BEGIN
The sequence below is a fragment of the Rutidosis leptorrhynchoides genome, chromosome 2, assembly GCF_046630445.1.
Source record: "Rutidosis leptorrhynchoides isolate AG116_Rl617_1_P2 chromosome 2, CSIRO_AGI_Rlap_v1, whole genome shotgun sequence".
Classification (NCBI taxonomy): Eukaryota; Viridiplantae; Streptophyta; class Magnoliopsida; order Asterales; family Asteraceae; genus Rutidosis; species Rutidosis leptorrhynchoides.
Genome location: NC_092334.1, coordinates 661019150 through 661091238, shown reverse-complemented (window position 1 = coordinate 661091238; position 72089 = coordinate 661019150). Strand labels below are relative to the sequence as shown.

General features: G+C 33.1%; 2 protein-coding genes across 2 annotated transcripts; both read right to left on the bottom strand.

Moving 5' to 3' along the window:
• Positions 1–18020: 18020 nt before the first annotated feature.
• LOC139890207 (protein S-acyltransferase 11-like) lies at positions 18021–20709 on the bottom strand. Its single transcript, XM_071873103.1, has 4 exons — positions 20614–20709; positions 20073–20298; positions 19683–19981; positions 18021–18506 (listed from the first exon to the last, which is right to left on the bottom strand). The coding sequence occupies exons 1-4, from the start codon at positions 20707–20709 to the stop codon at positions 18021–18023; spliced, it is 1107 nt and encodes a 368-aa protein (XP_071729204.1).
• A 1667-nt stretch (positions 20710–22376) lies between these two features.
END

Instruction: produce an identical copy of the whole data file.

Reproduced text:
The sequence below is a fragment of the Rutidosis leptorrhynchoides genome, chromosome 2, assembly GCF_046630445.1.
Source record: "Rutidosis leptorrhynchoides isolate AG116_Rl617_1_P2 chromosome 2, CSIRO_AGI_Rlap_v1, whole genome shotgun sequence".
Classification (NCBI taxonomy): Eukaryota; Viridiplantae; Streptophyta; class Magnoliopsida; order Asterales; family Asteraceae; genus Rutidosis; species Rutidosis leptorrhynchoides.
Genome location: NC_092334.1, coordinates 661019150 through 661091238, shown reverse-complemented (window position 1 = coordinate 661091238; position 72089 = coordinate 661019150). Strand labels below are relative to the sequence as shown.

General features: G+C 33.1%; 2 protein-coding genes across 2 annotated transcripts; both read right to left on the bottom strand.

Moving 5' to 3' along the window:
• Positions 1–18020: 18020 nt before the first annotated feature.
• LOC139890207 (protein S-acyltransferase 11-like) lies at positions 18021–20709 on the bottom strand. Its single transcript, XM_071873103.1, has 4 exons — positions 20614–20709; positions 20073–20298; positions 19683–19981; positions 18021–18506 (listed from the first exon to the last, which is right to left on the bottom strand). The coding sequence occupies exons 1-4, from the start codon at positions 20707–20709 to the stop codon at positions 18021–18023; spliced, it is 1107 nt and encodes a 368-aa protein (XP_071729204.1).
• A 1667-nt stretch (positions 20710–22376) lies between these two features.